In case you haven't seen it yet, Chapel Hill has launched a new mapping tool to report bike and pedestrian issues across town. So far, there are plenty of issues that users have already reported, including unsafe biking conditions on Estes Dr Ext and MLK Blvd, inadequate pedestrian crossing lights on East Franklin St, and a laundry list of concerns around UNC's campus.
I'm glad to see the town proactively gathering this information, especially with the 2015 bond referendum including $16.2 million for streets and sidewalks, including bicycle and pedestrian safety. I hope the data they collect here will directly inform the priorities that can be funded if the bond passes.
Have you used this tool yet? What are your biggest bike/ped concerns around town, and what would you like to see done about them?
On the agenda for this week's meeting of the Town of Chapel Hill Transportation and Connectivity Advisory Board is a discussion of bicycle safety improvement. Much of this is in response to the death of a woman on a bicycle who was hit by a motor vehicle near the intersection of Hillsborough Road and MLK Jr. Blvd, a notoriously dangerous part of town on which to ride a bike.
The Town has decided to make bicycle safety a priority and has already taken several steps, including an awareness campaign, changes to pedestrian crossings on MLK Jr. Blvd and adding green-painted sharrows to roads on certain popular bike corridors.
This announcement about bike and ped safety was posted by the town of Chapel Hill this weekend. Unfortunately recently there was another cyclist fatality near MLK and Hillsborough. This occurred where I was hit by a car while biking to work a decade ago. One suggestion I had back then was to have the reminder sign about" sharing the road with cyclist" be moved from uphill going towards downtown to place it going downhill closer to the corner gas station. I was told several times this was going to happen but it was never done. The chronic problem of warning signs being hidden by vegetation needs to be addressed. I know that the sign in that area was hidden by vegetation. It sounds from this memo that more attention will be given to this. When I ran for town council this is one of the things I meant by the town being more proactive rather than complaint driven. (Don't wait for someone to complain that a sign is hidden, have bus drivers or other employees notice and report it.) Having visible to drivers signs showing where a bike or greenway trail feeds into a street is a great idea and I hope the sign for the Bolin Creek Greenway and MLK is placed there quickly.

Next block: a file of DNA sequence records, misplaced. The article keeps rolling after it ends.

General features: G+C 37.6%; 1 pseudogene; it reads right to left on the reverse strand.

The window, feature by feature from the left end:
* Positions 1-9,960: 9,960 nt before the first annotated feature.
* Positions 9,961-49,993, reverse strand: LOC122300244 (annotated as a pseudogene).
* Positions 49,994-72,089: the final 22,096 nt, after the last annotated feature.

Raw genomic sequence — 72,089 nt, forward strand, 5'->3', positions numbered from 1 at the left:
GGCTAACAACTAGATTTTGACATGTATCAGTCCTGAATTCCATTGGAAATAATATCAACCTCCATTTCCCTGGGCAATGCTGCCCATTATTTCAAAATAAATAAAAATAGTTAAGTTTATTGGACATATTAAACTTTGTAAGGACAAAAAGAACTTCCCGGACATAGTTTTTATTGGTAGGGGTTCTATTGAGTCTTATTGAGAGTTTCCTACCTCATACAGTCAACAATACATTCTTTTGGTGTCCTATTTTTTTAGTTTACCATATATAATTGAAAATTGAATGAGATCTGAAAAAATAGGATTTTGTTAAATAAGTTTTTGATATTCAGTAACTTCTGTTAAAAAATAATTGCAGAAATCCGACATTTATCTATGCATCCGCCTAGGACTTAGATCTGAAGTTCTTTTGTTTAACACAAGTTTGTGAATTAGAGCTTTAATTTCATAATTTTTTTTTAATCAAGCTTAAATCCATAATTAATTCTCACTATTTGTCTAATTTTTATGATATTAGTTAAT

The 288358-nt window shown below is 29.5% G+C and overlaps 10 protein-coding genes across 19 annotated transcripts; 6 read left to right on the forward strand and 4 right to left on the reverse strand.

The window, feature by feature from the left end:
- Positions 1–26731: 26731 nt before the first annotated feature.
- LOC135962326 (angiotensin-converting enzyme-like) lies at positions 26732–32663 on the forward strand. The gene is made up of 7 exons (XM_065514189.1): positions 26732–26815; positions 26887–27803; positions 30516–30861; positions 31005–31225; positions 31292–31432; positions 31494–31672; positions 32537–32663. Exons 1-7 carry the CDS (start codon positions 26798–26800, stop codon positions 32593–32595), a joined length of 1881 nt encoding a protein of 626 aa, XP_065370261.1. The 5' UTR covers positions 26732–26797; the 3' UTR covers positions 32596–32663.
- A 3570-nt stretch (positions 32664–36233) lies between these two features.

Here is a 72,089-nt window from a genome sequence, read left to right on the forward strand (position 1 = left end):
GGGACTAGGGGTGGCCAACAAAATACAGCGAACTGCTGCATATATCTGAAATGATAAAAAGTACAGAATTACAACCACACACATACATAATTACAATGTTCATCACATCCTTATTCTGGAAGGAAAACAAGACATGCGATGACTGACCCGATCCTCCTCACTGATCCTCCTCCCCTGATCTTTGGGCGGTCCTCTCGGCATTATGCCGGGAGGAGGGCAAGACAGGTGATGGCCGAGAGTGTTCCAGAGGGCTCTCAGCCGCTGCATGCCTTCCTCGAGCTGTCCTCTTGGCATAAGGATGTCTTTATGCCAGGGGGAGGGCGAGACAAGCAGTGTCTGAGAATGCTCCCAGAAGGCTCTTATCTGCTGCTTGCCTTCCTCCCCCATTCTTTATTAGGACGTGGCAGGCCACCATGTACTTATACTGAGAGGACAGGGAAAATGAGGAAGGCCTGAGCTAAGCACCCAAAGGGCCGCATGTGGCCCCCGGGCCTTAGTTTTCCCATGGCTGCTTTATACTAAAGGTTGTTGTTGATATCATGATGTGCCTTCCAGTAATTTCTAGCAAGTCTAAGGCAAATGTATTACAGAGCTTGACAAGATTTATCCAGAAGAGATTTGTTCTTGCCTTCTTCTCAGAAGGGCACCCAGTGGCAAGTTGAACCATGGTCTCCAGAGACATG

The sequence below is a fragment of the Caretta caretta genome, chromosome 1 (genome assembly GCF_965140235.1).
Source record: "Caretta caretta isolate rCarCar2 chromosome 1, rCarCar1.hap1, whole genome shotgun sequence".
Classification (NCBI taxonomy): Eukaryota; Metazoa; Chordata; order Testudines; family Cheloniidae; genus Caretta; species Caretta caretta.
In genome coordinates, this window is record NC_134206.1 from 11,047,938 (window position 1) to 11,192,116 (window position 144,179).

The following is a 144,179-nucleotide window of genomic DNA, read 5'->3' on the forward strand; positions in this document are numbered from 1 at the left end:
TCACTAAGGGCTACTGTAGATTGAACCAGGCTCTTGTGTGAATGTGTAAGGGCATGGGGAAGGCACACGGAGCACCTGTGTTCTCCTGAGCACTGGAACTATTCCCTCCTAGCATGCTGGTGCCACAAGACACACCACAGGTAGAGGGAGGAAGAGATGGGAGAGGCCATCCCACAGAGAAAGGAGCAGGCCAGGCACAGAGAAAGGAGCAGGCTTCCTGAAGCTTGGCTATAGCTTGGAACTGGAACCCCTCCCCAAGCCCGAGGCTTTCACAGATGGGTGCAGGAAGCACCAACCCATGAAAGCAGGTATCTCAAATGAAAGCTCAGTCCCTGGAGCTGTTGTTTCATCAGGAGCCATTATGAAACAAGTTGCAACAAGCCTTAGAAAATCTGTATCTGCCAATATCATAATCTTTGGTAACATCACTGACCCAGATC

The U.S. Census Bureau released updated American Community Survey Data a few days ago, and there's some very noteworthy news out of Carrboro in the latest figures: Carrboro's transit commute mode share is now at 16.7%, the highest in all of North Carolina. Chapel Hill's transit mode share is 10.6%, as Carrboro Alderman Damon Seils helpfully pointed out on Twitter yesterday (see the Storify below).
(For any curious readers, you can access this data for all American cities, along with a host of other fascinating data from the American Community Survey, at the American FactFinder website. The data for commute mode share are in table B08301.)
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